Danna Nofsinger’s mother was diagnosed with ovarian cancer in 1998. She fought the disease for more than 10 years before passing away in 2009.
“The main reason I participate in Relay for Life is to honor my mom’s cancer struggle,” Nofsinger said. “I’ve never seen anyone fight harder than my mom did or with more dignity.”
Nofsinger is one of 80 participants registered to take part in the annual Relay for Life event this year in Cortez. Starting Friday, those volunteers plan to place purple ribbons on light poles along Main Street. The aim: to paint Cortez purple to help promote cancer awareness.
“We all participate in Relay for Life because we’ve been affected by cancer in some way,” she said. “Relay For Life gives us the power to make a difference and fight back.”
Ten local teams have already raised nearly $18,000 for this year’s Relay for Life event in Cortez.
To aid with the effort, Mayor Dan Porter signed a proclamation stating that July 12-20 would be known as Paint the Town Purple Days.
Relay for Life are organized, overnight community fundraising walks. This year’s event in Cortez is held at Parque de Vida on Friday, July 19. A short opening ceremony starts at 6 p.m., followed by the Survivor’s Lap.
During the Survivors Lap, all cancer survivors at the event are invited to take the first lap around the track, celebrating their victory over cancer.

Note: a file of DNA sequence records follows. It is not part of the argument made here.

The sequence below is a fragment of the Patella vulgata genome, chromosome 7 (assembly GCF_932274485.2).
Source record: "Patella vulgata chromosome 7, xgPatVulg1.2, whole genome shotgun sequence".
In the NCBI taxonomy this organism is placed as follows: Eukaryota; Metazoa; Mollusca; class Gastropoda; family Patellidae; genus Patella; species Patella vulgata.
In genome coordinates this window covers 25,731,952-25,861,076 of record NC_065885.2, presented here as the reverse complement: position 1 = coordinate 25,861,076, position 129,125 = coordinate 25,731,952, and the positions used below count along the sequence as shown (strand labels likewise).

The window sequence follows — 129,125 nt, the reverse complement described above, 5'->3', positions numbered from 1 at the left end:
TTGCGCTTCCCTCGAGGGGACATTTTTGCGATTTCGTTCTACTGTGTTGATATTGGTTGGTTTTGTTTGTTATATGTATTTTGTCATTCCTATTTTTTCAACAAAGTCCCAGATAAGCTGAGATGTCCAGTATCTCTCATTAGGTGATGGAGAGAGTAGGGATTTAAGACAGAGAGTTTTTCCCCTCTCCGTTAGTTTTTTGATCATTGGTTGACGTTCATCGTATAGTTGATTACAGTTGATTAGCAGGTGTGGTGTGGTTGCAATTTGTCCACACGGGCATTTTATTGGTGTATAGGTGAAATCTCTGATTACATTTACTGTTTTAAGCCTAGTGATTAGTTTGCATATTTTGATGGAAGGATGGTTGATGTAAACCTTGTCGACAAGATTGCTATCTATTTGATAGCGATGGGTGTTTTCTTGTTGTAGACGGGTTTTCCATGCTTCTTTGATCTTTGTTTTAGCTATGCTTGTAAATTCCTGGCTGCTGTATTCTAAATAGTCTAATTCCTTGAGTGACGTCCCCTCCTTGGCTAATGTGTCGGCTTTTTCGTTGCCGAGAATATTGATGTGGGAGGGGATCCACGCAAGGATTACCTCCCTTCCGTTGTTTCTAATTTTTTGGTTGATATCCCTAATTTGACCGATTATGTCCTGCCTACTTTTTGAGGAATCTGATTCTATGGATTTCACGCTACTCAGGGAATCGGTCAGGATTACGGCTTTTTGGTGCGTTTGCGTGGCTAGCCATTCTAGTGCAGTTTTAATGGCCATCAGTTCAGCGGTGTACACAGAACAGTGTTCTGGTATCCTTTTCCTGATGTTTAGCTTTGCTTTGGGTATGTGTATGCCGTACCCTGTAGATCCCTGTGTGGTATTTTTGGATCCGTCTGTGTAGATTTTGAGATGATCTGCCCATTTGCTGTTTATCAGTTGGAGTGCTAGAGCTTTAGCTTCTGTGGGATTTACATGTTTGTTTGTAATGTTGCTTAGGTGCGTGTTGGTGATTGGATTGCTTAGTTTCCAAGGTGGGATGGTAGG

Scheduled for 9 p.m., a Luminary Lap is held, where candles are lit inside of personalized bags and placed around the track as glowing tributes to those who have been affected by cancer.
“Both the survivor’s lap and luminary lap are very powerful and emotional,” Nofsinger said.
Captain of JoJo’s Dream Team, Nofsinger had raised nearly half of her personal $1,000 goal as of press time.
She said the fundraiser is unique, because it requires an individual from each team to be walking all night long.
“The reason is that cancer never sleeps, and survivors have it the roughest in the middle of the night,” she said.
Dr. Gordy Klatt made the first strides for Relay for Life in May 1985 when he walked and ran for 24 hours around a track in Tacoma, Wash., ultimately raising $27,000 for the American Cancer Society.
Since those first steps, the Relay for Life movement has grown into a worldwide phenomenon, raising more than $4 billion to fight cancer.
It’s not too late to sign up for or support the Cortez event.
For more information, call Patti Moss at 564-1400 or Susan Williams at 247-0278.
To donate online, visit www.relayforlife.org.